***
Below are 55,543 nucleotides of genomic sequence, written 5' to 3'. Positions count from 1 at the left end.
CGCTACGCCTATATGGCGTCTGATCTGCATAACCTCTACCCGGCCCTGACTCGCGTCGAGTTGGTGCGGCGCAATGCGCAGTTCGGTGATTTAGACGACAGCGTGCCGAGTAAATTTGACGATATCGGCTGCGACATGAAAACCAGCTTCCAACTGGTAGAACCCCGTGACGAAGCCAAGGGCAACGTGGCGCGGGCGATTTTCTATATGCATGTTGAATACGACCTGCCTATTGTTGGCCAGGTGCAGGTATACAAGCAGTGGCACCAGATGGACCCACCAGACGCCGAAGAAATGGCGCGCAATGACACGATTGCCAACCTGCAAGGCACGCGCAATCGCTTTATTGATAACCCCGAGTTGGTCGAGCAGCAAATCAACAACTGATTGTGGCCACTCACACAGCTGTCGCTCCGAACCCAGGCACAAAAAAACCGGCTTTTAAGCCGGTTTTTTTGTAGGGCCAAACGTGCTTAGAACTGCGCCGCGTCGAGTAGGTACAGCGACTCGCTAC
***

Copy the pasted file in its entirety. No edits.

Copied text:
Below are 55,543 nucleotides of genomic sequence, written 5' to 3'. Positions count from 1 at the left end.
CGCTACGCCTATATGGCGTCTGATCTGCATAACCTCTACCCGGCCCTGACTCGCGTCGAGTTGGTGCGGCGCAATGCGCAGTTCGGTGATTTAGACGACAGCGTGCCGAGTAAATTTGACGATATCGGCTGCGACATGAAAACCAGCTTCCAACTGGTAGAACCCCGTGACGAAGCCAAGGGCAACGTGGCGCGGGCGATTTTCTATATGCATGTTGAATACGACCTGCCTATTGTTGGCCAGGTGCAGGTATACAAGCAGTGGCACCAGATGGACCCACCAGACGCCGAAGAAATGGCGCGCAATGACACGATTGCCAACCTGCAAGGCACGCGCAATCGCTTTATTGATAACCCCGAGTTGGTCGAGCAGCAAATCAACAACTGATTGTGGCCACTCACACAGCTGTCGCTCCGAACCCAGGCACAAAAAAACCGGCTTTTAAGCCGGTTTTTTTGTAGGGCCAAACGTGCTTAGAACTGCGCCGCGTCGAGTAGGTACAGCGACTCGCTAC